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A New Look at Japan’s Four Seasons

Summer picture

Japan has four seasons. Spring,” “Summer,” “Autumn,” and “Winter” each bring us beautiful natural scenery.

When I spend my days feeling the changes of the four seasons, I can’t help but remember the joy of living in Japan.

Japan is not the only country that has four seasons, but many people often describe them as “the four seasons of Japan are beautiful.

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In this page, we will take a fresh look at Japan’s four seasons.

About the Four Seasons in Japan

This video reminds us of the beauty of Japan’s four seasons.

The four seasons differ depending on how you “perceive” them.

Therefore, we sometimes feel a discrepancy between the seasons and our actual senses.

Schools and government offices often divide the “fiscal year” into the months of April to June for spring, July to September for summer, October to December for fall, and January to March for winter.

The corporate fiscal year is also often divided in the same way.

In addition, television and radio programs are also organized accordingly.

Since we are accustomed to life at school or at work, the division into April, when a new fiscal year begins, is probably the most comfortable for us.

Apart from this, there are four seasons, “spring,” “summer,” “autumn,” and “winter,” as officially defined by the Japanese Meteorological Agency as terms.

According to this, spring is from March to May, summer from June to August, autumn from September to November, and winter from December to February. Weather reports also follow this classification.

However, since the Japanese archipelago stretches from north to south, the climate varies from region to region. Therefore, it may not match the actual sensation.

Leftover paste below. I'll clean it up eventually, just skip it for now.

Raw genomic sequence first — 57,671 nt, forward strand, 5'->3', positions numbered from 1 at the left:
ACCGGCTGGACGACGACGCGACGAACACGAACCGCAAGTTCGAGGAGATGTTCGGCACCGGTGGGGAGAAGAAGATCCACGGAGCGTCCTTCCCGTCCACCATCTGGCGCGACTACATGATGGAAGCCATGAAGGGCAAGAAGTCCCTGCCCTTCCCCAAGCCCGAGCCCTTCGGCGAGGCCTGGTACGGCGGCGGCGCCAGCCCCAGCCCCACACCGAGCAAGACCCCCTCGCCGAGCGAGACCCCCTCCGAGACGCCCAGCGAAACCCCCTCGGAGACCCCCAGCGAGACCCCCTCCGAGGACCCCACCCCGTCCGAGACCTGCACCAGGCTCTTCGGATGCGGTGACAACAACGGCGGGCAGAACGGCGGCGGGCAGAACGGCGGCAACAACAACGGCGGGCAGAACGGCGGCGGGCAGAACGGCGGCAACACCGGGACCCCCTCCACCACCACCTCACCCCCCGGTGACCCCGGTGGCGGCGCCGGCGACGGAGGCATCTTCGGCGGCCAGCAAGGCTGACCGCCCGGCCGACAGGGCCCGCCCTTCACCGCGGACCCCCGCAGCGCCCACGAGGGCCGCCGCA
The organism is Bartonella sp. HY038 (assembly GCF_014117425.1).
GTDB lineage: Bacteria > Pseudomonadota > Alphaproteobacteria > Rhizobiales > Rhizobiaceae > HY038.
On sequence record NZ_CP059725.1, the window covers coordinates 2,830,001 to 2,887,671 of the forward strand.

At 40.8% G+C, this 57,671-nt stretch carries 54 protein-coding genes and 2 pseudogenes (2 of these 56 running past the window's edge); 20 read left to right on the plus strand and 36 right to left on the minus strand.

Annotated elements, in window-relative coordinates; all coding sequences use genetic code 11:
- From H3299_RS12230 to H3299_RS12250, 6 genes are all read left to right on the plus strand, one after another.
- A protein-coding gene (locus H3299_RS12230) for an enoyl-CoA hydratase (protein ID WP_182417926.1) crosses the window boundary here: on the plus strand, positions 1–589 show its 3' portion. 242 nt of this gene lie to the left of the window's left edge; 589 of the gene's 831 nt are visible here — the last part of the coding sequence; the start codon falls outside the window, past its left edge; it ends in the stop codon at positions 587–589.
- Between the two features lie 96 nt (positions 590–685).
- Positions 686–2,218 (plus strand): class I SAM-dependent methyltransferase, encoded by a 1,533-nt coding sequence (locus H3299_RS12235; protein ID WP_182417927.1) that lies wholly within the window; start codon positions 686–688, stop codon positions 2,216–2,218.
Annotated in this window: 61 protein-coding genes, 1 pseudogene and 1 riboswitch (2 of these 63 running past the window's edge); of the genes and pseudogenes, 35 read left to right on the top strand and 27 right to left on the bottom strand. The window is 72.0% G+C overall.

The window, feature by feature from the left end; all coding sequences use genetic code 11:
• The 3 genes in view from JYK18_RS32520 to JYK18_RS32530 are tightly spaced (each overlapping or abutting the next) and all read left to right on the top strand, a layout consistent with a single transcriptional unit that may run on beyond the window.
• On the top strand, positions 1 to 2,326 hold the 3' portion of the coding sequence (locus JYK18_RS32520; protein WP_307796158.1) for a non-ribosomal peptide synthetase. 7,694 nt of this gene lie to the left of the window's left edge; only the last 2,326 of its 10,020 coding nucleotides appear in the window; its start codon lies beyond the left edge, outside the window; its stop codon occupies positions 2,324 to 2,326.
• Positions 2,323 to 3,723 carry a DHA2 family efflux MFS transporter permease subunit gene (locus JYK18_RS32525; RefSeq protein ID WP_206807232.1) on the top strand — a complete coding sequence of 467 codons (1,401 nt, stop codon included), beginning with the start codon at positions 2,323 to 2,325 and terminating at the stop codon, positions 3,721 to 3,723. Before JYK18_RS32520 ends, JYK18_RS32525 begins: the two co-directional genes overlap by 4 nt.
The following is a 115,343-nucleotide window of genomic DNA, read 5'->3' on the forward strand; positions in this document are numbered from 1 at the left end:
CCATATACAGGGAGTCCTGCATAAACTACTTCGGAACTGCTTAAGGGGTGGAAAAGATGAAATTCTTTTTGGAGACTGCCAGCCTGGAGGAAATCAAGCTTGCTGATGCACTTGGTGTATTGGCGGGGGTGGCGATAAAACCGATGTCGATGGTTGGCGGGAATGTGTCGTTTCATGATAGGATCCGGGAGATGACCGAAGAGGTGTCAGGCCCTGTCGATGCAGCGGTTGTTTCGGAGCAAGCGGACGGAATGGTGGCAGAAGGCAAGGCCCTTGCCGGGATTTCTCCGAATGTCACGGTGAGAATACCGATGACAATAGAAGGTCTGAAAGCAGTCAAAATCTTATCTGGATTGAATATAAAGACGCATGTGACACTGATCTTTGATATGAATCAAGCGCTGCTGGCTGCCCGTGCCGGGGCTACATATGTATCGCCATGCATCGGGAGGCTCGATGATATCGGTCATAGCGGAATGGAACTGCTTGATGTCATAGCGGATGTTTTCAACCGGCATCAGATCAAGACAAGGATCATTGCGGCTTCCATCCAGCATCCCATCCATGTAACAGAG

Then there are four seasons based on the calendar

These are perceived to be more than one month earlier than the actual four seasons.

Therefore, we can say that Risshun is the peak of cold weather and Risshuu is the peak of hot weather.

In weather forecasts, people sometimes say, “It is spring according to the calendar, but it looks like the cold days will continue.

Haiku seasonal words are also based on these seasons.

Here is a summary of the classification of the four seasons.

 Schools, etc.JMA
SpringApril – JuneMarch – MayRisshun (around Feb. 4) ~
SummerJuly – SeptemberJune-AugustRiskka (around 5/5) ~
AutumnOctober-DecemberSeptember-NovemberRisshu (around Aug. 7) ~
WinterJanuary – MarchDecember – FebruaryRistto (around 11/7) ~

Japan belongs to the temperate zone and its climate changes slowly.

This allows us to live in a way that allows us to take our time and savor the changes of the four seasons.

Therefore, living in Japan’s natural environment is probably a source of much joy.

Spring picture

Only Japan has four seasons?

As mentioned earlier, Japan is in the temperate zone, so the seasonal changes are relatively clear.

Therefore, the year can be divided into four equal parts: spring, summer, fall, and winter.